Under the Massachusetts personnel record statute (G.L. c. 149, §52C), employers must notify an employee within ten (10) days of placing any new information in the employee’s personnel file that “has been used or may be used, to negatively affect an employee’s qualifications for employment, promotion, transfer, additional compensation or the possibility that the employee will be subject to disciplinary action.” So, if following the meeting between the employer and employee, a summary of the meeting is placed in the employee’s file which contains negative information about the employee’s job performance, behavior, etc., the employee must be notified of the same.

If an employee continues to fail to meet the reasonable expectations of the employer after the same were clearly communicated to the employee and the employee was afforded a reasonable opportunity to correct the situation, the employer may elect to terminate the employee.

Importantly however, employers may be exposed to liability if they make sudden threats of termination and/or they terminate an employee for performance problems where there has been no prior communications made to the employee regarding such problems and/or there is a lack of documentation of performance problems, or where such documentation to support the decision to terminate appears to be created after the termination decision has already been made, or where the documentation supporting the decision to discipline and/or terminate, appears to be disingenuous and/or inconsistent.

Employers should bear in mind that in determining whether the employee was “fairly” terminated, factors that are typically considered (especially with respect to long term employees) are: 1) whether there was a documented history of discipline; 2) whether there was a recent documented deterioration in job performance; 3) whether there was a serious incident warranting discipline or immediate discharge (which incident was confirmed following a proper and thorough investigation and is not based on an unconfirmed and/or uncorroborated complaint); 4) and/or whether there was a change in circumstances that justify the adverse action, i.e., a change in the economy. However, an employer may be found liable for discrimination if there is only a one or two person “reduction in work force” and/or if younger, less-experienced co-workers are retained and not laid off as part of the “reduction in work force.”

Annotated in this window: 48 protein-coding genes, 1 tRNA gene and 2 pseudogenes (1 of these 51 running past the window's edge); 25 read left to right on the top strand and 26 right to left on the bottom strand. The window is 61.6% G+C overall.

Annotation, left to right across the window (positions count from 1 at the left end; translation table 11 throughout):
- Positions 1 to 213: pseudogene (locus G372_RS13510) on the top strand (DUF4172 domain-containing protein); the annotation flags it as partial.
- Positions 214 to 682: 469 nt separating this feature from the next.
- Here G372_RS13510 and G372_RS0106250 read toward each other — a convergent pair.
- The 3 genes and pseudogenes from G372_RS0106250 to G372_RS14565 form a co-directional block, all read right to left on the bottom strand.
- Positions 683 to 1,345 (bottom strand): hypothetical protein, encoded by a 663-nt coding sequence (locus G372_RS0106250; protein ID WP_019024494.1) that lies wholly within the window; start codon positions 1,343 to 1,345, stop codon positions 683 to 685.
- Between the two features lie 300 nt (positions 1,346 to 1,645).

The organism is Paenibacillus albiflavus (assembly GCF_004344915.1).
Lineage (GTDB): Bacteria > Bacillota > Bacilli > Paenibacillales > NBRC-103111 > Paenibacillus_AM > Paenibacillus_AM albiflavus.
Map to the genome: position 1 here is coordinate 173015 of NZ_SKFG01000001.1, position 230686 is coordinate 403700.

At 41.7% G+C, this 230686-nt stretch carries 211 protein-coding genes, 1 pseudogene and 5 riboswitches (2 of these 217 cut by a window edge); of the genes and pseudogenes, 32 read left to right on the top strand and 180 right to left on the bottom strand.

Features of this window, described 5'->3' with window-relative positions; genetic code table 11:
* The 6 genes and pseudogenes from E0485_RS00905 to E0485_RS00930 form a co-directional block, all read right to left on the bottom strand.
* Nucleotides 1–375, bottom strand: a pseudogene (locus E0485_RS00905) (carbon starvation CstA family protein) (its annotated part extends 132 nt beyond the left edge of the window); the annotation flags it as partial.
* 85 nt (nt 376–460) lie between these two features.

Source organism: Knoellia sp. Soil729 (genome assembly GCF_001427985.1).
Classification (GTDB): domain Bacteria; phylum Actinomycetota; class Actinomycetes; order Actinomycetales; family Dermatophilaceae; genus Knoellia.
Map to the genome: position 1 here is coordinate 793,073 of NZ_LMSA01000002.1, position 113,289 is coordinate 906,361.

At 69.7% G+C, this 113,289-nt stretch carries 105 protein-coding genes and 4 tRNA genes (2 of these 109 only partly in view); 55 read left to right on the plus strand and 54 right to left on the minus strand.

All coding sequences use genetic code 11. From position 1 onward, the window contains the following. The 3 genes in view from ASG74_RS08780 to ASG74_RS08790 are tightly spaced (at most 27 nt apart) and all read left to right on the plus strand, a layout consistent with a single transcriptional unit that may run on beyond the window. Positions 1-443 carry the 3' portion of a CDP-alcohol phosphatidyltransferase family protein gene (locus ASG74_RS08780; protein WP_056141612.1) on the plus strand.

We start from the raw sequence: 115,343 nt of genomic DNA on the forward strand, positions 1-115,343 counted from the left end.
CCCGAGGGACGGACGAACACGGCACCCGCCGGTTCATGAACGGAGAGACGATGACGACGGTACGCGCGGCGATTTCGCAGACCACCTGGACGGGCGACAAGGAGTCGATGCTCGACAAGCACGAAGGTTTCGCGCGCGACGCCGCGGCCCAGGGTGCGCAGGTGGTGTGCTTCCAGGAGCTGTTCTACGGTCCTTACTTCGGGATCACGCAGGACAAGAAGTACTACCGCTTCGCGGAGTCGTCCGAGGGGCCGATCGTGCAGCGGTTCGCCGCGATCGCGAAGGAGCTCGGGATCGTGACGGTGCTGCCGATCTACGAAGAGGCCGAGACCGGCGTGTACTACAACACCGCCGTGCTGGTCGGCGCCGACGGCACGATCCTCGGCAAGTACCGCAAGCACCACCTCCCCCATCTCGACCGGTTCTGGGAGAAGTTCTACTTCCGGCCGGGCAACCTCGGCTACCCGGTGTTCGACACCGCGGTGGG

Once the decision to terminate an employee is made, the employer should meet with the employee in a private place at the end of the day, to avoid the employee suffering any undue distress or embarrassment. The employer should have a witness present during the meeting, which meeting should be short and focused on the reasons for termination. The employer may afford the employee a reasonable opportunity to vent, but the meeting should not become hostile, with the employer becoming angry or debating the merits of their decision to terminate.

If the employer is willing to provide the employee with severance pay in connection with a severance agreement, the employer should explain to the employee that Massachusetts does not require severance pay, but that the employee is offering it to the employee, subject to their execution of a severance agreement. Employers should not re-negotiate the terms of the severance agreement during the termination meeting. If specific issues or questions are raised regarding the same, the employer should simply advise the employee that the employer will raise the matter with counsel and/or the employer’s human resources department and that they will respond accordingly. Further, if the employee is over forty (40) years old, they must be given at least twenty-one (21) days to review and return the agreement, and the employer should encourage the employee to carefully review the agreement before signing and to consult with counsel if so desired.